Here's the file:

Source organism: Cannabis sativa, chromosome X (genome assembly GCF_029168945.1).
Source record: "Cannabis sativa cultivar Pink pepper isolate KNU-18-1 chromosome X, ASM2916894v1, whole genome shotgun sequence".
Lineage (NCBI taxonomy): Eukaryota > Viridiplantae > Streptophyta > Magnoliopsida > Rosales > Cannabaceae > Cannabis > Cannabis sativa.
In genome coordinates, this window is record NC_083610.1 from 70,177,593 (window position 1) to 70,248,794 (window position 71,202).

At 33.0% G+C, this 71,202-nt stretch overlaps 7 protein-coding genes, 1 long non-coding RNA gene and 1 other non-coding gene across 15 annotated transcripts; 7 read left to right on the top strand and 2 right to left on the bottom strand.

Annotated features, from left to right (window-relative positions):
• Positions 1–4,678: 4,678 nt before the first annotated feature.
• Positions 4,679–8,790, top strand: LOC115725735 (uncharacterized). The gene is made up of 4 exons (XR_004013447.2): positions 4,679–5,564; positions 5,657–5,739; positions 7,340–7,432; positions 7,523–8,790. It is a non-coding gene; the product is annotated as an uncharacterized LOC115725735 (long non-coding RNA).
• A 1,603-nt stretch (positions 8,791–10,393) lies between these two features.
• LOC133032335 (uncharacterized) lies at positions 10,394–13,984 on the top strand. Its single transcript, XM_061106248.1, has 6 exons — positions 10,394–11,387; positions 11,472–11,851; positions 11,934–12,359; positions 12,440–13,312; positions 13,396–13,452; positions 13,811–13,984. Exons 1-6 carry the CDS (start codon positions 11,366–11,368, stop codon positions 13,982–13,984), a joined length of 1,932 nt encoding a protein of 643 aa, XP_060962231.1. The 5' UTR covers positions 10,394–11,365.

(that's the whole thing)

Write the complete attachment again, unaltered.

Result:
Source organism: Cannabis sativa, chromosome X (genome assembly GCF_029168945.1).
Source record: "Cannabis sativa cultivar Pink pepper isolate KNU-18-1 chromosome X, ASM2916894v1, whole genome shotgun sequence".
Lineage (NCBI taxonomy): Eukaryota > Viridiplantae > Streptophyta > Magnoliopsida > Rosales > Cannabaceae > Cannabis > Cannabis sativa.
In genome coordinates, this window is record NC_083610.1 from 70,177,593 (window position 1) to 70,248,794 (window position 71,202).

At 33.0% G+C, this 71,202-nt stretch overlaps 7 protein-coding genes, 1 long non-coding RNA gene and 1 other non-coding gene across 15 annotated transcripts; 7 read left to right on the top strand and 2 right to left on the bottom strand.

Annotated features, from left to right (window-relative positions):
• Positions 1–4,678: 4,678 nt before the first annotated feature.
• Positions 4,679–8,790, top strand: LOC115725735 (uncharacterized). The gene is made up of 4 exons (XR_004013447.2): positions 4,679–5,564; positions 5,657–5,739; positions 7,340–7,432; positions 7,523–8,790. It is a non-coding gene; the product is annotated as an uncharacterized LOC115725735 (long non-coding RNA).
• A 1,603-nt stretch (positions 8,791–10,393) lies between these two features.
• LOC133032335 (uncharacterized) lies at positions 10,394–13,984 on the top strand. Its single transcript, XM_061106248.1, has 6 exons — positions 10,394–11,387; positions 11,472–11,851; positions 11,934–12,359; positions 12,440–13,312; positions 13,396–13,452; positions 13,811–13,984. Exons 1-6 carry the CDS (start codon positions 11,366–11,368, stop codon positions 13,982–13,984), a joined length of 1,932 nt encoding a protein of 643 aa, XP_060962231.1. The 5' UTR covers positions 10,394–11,365.